Protest in Putin’s Russia, Mischa Gabowitsch.
Polity Press, 2017, pp. 332, $24.95; ISBN 9780745696263. Language: English
Mischa Gabowitsch’s Protest in Putin’s Russia, published in English by Polity Press in 2017, is the first English language book to thoroughly address the wave of protests in Russia that gripped the country from 2011 to 2013. Gabowitsch offers a nuanced, theoretically grounded approach to the study of protest, recognizing the unique qualities of such social actions in Russia. At the same time, he does not exoticize Russia. The English-language version of the book, rich with on-the-ground details and covering a wide range of different actors and aspects of the larger protests, is a revised and updated version of Gabowitsch’s original German-language book, published in 2013.
This volume aims to offer a comprehensive view of the wave of protests that developed following the 2011 State Duma elections. Gabowitsch presents both an historical account and a sociological analysis. As a work of history, Gabowitsch aims to capture the specific events and contexts that spurred these movements, a task all the more urgent due to the ephemerality of many of the materials and sources associated with protest. As a sociological study, Gabowitsch is most concerned with treating protest ‘at face value’ and understanding it not just as a reflection of developments such as the growth of civil society (p. 13).
Gabowitsch’s chapters consider protest from a variety of vantage points, gradually progressing from a ‘top-down, politics-centered view to a view from the ground’ (p. 41). The chapters focus on the general contours of Russian society and politics (Chapter 2); domestic election observers spurred to protest after witnessing violations (Chapter 3); the history of social and political mobilization under Putin (Chapter 4); the relationships between opposition activists, new and grassroots protesters, and the media (Chapter 5); the case of Pussy Riot, used to highlight the role of countercultural protest (Chapter 6); the spatial and cognitive aspects of protest (Chapter 7); the transnational dimensions of the protests (Chapter 8); and finally a conclusion that looks to Russian protests since 2013.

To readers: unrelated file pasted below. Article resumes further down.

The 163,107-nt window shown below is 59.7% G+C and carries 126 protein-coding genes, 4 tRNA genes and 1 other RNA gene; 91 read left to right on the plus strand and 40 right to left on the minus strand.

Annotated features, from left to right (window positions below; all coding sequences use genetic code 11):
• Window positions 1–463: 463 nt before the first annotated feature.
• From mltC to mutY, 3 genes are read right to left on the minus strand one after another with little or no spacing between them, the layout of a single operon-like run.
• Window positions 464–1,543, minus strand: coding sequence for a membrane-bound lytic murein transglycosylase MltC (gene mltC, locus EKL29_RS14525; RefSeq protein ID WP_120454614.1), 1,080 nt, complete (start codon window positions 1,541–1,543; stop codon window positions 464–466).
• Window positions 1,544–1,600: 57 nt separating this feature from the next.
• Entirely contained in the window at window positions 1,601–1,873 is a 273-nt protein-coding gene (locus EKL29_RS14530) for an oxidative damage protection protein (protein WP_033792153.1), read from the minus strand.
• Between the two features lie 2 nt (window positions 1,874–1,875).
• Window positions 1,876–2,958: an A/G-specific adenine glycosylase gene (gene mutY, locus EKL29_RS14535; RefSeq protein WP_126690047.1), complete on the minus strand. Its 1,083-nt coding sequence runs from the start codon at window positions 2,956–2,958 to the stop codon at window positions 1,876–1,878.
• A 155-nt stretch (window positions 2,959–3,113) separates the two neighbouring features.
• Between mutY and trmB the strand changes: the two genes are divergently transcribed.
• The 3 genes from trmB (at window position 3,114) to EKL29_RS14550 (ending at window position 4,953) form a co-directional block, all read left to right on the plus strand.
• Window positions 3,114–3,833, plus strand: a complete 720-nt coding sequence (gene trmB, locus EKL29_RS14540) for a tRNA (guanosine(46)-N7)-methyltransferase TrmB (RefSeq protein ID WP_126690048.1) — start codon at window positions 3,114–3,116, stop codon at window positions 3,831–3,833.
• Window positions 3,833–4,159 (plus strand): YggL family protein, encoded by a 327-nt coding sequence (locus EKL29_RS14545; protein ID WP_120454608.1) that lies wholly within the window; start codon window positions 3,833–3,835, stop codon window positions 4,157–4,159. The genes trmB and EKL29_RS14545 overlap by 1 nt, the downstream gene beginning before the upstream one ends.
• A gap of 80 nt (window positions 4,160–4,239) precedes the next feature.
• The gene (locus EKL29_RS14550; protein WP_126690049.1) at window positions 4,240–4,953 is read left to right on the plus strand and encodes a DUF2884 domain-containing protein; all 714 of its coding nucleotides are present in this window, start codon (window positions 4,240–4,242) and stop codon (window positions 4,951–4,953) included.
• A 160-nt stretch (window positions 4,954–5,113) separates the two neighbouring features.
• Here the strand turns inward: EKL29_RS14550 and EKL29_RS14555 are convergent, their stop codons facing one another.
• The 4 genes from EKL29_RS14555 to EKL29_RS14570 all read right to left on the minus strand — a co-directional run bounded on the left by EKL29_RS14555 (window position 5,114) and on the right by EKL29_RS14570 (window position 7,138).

Gabowitsch unites this wide range of material through the theoretical framework of ‘regimes of engagement’ developed by sociologist Laurent Thévenot (p. 21). Regimes of engagement are based on what Gabowitsch calls ‘social or political grammar[s]: rules that structure how we relate to each other without themselves dictating the content of the relationship; rules that decide what it means to be an individual in a space that we share with others’ (p. 22). Gabowitsch goes on to note that what Thévenot calls the ‘liberal grammar,’ the way that social relations are largely structured in liberal societies, while useful for understanding protest, can also be constraining, especially when looking at Russian society. To expand our understanding of the nature of protest in Russia, Gabowitsch proposes that we pay more attention to certain shared objects of attachment, cultural symbols and physical places—which Thévenot refers to as ‘common-places.’ These sustain a ‘grammar of personal affinity,’ which Gabowitsch contends is strong in Russia and demands greater scholarly attention (p. 24).
Gabowitsch has written an engaging study of recent Russian protests, ensuring that the particularities of Russia are understood in their context, while at the same time drawing connections to the wider scholarly literature on protest. Protest in Putin’s Russia challenges common interpretations of Russian political culture that view conflicts in the country through a series of binaries: ‘regime and opposition, civil and uncivil society, cosmopolitan Moscow and apathetic provincial Russia, or conservative majority and a liberal urban middle class’ (p.12). Overall, this nuanced work will prove useful for those studying contemporary Russia from disciplines as varied as political science, sociology, anthropology, religious studies and literary studies.